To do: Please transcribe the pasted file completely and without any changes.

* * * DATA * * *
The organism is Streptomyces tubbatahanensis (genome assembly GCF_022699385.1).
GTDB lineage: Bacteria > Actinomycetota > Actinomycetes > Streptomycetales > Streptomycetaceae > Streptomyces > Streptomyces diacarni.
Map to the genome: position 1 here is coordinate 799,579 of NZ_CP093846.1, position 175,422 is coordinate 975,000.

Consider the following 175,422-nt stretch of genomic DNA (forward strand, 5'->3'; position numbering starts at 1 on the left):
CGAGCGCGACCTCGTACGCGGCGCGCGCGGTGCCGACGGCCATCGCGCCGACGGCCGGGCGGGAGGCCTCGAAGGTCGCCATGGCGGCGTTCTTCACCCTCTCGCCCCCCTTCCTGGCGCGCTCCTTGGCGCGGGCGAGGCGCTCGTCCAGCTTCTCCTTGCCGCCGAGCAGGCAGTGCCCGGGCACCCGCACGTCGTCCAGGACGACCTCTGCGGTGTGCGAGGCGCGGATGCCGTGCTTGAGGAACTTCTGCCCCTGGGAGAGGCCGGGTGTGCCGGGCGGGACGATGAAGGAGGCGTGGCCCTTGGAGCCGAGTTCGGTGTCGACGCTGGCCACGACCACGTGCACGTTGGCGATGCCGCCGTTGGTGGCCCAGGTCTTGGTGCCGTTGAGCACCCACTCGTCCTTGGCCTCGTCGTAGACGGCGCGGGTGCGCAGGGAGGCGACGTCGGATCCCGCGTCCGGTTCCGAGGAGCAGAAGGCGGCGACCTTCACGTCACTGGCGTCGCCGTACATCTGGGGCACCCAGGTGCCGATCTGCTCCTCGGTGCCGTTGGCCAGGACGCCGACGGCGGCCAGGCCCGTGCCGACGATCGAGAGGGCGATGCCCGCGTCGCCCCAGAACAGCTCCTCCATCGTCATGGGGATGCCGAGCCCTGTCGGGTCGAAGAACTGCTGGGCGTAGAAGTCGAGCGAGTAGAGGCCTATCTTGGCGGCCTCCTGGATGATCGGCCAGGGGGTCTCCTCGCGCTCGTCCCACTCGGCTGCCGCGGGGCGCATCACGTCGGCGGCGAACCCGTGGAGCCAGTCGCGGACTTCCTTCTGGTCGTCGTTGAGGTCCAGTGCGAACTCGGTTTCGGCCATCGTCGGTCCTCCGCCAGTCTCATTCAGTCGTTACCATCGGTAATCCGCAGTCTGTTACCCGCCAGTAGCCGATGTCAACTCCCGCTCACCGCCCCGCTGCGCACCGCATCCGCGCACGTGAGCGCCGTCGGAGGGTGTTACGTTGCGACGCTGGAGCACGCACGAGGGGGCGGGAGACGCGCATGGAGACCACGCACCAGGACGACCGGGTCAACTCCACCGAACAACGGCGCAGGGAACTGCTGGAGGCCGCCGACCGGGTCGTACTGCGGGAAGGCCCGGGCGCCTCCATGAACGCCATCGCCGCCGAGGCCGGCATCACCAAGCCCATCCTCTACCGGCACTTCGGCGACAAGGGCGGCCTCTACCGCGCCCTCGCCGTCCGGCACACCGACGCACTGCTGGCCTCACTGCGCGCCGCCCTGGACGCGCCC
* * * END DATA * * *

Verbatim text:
The organism is Streptomyces tubbatahanensis (genome assembly GCF_022699385.1).
GTDB lineage: Bacteria > Actinomycetota > Actinomycetes > Streptomycetales > Streptomycetaceae > Streptomyces > Streptomyces diacarni.
Map to the genome: position 1 here is coordinate 799,579 of NZ_CP093846.1, position 175,422 is coordinate 975,000.

Consider the following 175,422-nt stretch of genomic DNA (forward strand, 5'->3'; position numbering starts at 1 on the left):
CGAGCGCGACCTCGTACGCGGCGCGCGCGGTGCCGACGGCCATCGCGCCGACGGCCGGGCGGGAGGCCTCGAAGGTCGCCATGGCGGCGTTCTTCACCCTCTCGCCCCCCTTCCTGGCGCGCTCCTTGGCGCGGGCGAGGCGCTCGTCCAGCTTCTCCTTGCCGCCGAGCAGGCAGTGCCCGGGCACCCGCACGTCGTCCAGGACGACCTCTGCGGTGTGCGAGGCGCGGATGCCGTGCTTGAGGAACTTCTGCCCCTGGGAGAGGCCGGGTGTGCCGGGCGGGACGATGAAGGAGGCGTGGCCCTTGGAGCCGAGTTCGGTGTCGACGCTGGCCACGACCACGTGCACGTTGGCGATGCCGCCGTTGGTGGCCCAGGTCTTGGTGCCGTTGAGCACCCACTCGTCCTTGGCCTCGTCGTAGACGGCGCGGGTGCGCAGGGAGGCGACGTCGGATCCCGCGTCCGGTTCCGAGGAGCAGAAGGCGGCGACCTTCACGTCACTGGCGTCGCCGTACATCTGGGGCACCCAGGTGCCGATCTGCTCCTCGGTGCCGTTGGCCAGGACGCCGACGGCGGCCAGGCCCGTGCCGACGATCGAGAGGGCGATGCCCGCGTCGCCCCAGAACAGCTCCTCCATCGTCATGGGGATGCCGAGCCCTGTCGGGTCGAAGAACTGCTGGGCGTAGAAGTCGAGCGAGTAGAGGCCTATCTTGGCGGCCTCCTGGATGATCGGCCAGGGGGTCTCCTCGCGCTCGTCCCACTCGGCTGCCGCGGGGCGCATCACGTCGGCGGCGAACCCGTGGAGCCAGTCGCGGACTTCCTTCTGGTCGTCGTTGAGGTCCAGTGCGAACTCGGTTTCGGCCATCGTCGGTCCTCCGCCAGTCTCATTCAGTCGTTACCATCGGTAATCCGCAGTCTGTTACCCGCCAGTAGCCGATGTCAACTCCCGCTCACCGCCCCGCTGCGCACCGCATCCGCGCACGTGAGCGCCGTCGGAGGGTGTTACGTTGCGACGCTGGAGCACGCACGAGGGGGCGGGAGACGCGCATGGAGACCACGCACCAGGACGACCGGGTCAACTCCACCGAACAACGGCGCAGGGAACTGCTGGAGGCCGCCGACCGGGTCGTACTGCGGGAAGGCCCGGGCGCCTCCATGAACGCCATCGCCGCCGAGGCCGGCATCACCAAGCCCATCCTCTACCGGCACTTCGGCGACAAGGGCGGCCTCTACCGCGCCCTCGCCGTCCGGCACACCGACGCACTGCTGGCCTCACTGCGCGCCGCCCTGGACGCGCCC